How to ...boost your wifi signal

Wifi black spots? Poor signal? These tips may help

Photograph: iStock

Photograph: iStock

 

Wireless internet access is both the biggest convenience and - for some of us at least - the biggest bane of our lives. That’s usually because there are areas in your home where your wifi signal either doesn’t seem to reach or performs so poorly it may as well not bother.

Your home doesn’t have be a palatial residence with more rooms than people, or an old house with thick walls to hamper your home internet access; new builds and small apartments are just as susceptible to wifi black spots as older, larger buildings. And it’s just as annoying to find you can’t access your wifi from all areas of your home.

Sure, the closer you are to your modem the better, as wifi signals obviously have a limit on range - typically around 32 metres - and that is affected by things like thick walls, steel and and interference from other devices.

But there are some things you can do. You can seek advice from your provider, who may be able to shed some light on the matter, but here are some things you can do in the meantime.

Move your wifi hub:

It may sound simple but moving your wifi hub can have a big impact on your signal quality. In our old set up, we had our combined modem and wifi router located right next to where the connection point was - tucked behind the TV and out of sight. Unfortunately, it also meant there was a lot of interference from the equipment around it, and it was right in against the wall.

Put simply, wifi equipment does better in an open space, near the centre of your house if possible. That means not tucked away in a corner, like we had it, or inside a TV unit, or beside walls or other obstructions. Baby monitors, phones, TVs - they can all negatively affect your signal. If possible, put it somewhere a bit more central, and away from other electronic equipment. It can make a huge difference to your signal quality.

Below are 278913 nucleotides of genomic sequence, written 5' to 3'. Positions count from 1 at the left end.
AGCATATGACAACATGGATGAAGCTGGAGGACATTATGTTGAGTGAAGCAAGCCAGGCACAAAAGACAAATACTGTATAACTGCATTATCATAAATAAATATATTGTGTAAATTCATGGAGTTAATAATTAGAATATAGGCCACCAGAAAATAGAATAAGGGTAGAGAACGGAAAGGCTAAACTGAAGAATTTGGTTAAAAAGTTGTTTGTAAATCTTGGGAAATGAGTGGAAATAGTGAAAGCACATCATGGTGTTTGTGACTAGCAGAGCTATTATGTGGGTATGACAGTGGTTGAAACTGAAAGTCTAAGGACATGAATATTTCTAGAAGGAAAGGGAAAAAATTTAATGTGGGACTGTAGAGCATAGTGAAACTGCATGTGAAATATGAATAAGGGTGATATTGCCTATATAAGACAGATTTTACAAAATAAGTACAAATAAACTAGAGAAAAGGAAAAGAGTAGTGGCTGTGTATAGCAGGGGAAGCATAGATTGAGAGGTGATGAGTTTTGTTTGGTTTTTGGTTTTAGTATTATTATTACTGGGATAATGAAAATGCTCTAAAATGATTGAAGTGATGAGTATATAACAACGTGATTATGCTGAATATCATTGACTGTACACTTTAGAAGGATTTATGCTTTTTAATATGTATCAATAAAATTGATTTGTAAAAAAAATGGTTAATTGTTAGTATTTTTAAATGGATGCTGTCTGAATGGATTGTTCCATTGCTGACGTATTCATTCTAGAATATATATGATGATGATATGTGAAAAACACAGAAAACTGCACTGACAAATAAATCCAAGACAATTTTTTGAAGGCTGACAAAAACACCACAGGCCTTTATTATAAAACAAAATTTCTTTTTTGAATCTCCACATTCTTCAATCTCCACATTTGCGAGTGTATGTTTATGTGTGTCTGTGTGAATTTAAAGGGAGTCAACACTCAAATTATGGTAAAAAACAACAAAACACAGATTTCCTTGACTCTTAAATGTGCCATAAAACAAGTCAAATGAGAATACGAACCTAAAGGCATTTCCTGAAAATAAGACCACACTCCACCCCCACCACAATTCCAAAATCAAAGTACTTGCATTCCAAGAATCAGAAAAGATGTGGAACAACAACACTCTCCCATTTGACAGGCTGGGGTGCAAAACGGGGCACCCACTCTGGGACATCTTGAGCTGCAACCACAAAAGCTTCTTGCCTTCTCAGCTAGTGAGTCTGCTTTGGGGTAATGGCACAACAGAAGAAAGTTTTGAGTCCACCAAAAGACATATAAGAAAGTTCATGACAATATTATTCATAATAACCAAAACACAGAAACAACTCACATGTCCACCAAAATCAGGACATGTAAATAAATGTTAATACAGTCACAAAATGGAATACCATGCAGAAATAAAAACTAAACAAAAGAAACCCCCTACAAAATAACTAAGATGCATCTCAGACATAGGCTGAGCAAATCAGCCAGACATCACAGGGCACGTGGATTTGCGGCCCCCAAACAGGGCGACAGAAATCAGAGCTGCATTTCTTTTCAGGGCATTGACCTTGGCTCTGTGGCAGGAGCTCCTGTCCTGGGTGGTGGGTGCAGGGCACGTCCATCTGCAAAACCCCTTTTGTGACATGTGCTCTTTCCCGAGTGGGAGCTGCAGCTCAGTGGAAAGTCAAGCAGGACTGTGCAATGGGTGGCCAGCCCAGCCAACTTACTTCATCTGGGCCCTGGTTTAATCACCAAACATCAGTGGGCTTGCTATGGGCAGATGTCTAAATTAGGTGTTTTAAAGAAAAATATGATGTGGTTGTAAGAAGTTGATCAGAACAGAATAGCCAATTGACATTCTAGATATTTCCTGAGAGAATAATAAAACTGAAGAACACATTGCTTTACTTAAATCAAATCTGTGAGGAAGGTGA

Change the channel:

Your wifi hub has channels that you can change through your router’s admin settings, usually accessed by typing 192.168.0.1 into the address bar on your web browser. You can change the channel on your wifi until your find one that works best for you - ie not the default one all your neighbours are probably on too.

Change frequency:

Most modern wfi hubs will offer 2.4Ghz and 5Ghz bands, and use them simultaneously, so there’s a chance you’ve connected to both in the past without noticing. The 2.4Ghz band is by far the most commonly used. It has a longer range and it’s compatible with more products that its 5Ghz counterpart. But that means it can also become more congested and prone to interference. If you switch to the 5Ghz channel, that should eliminate some of the interference, and also give you faster speeds.

Two things to remember though: not all wifi hubs will have 5Ghz capability, and not all devices will connect to the 5Ghz frequency - for example, some wifi enabled home appliances will only connect to 2.4Ghz - so you may find one or two devices that won’t work with it.

You can also try switching the security on your device to WPA2, from WEP or WPA. Aside from being more secure than WEP, it can also speed things up.

Wifi range extenders:

If the free tweaks aren’t solving the problem, it might be time to invest in some extra hardware.

Range extenders link in with your existing wifi network and rebroadcast the signal around your home. Getting the set up right can be a bit of trial and error - you need the extenders to be close enough to our wifi hub to pick up the signal but far enough away that they will rebroadcast and cover the areas you need.

We found a more convenient solution was a powerline kit. This uses the electrical wiring in your home to extend your broadband signal to another part of the house. You plug one part into your wifi hub, and place a second plug in the area you want your wifi to reach. They can cost from €40 to €70 or more.

Upgrade your equipment:

How old is your wifi equipment? And how about the devices you are trying to connect? Devices that use 802.11n or 802.11ac will be faster than 802.11a, b or g.

If your hub was supplied by your broadband provider, it might be worth putting in a call to see if they will offer you a new one to take advantage of both their inevitable speed increases in the past few years and the latest wifi technology.

But there’s no point in having the latest wifi standards in your hub if your computer is still running older, slower wifi technology. That may be more of an investment than you’d like to make.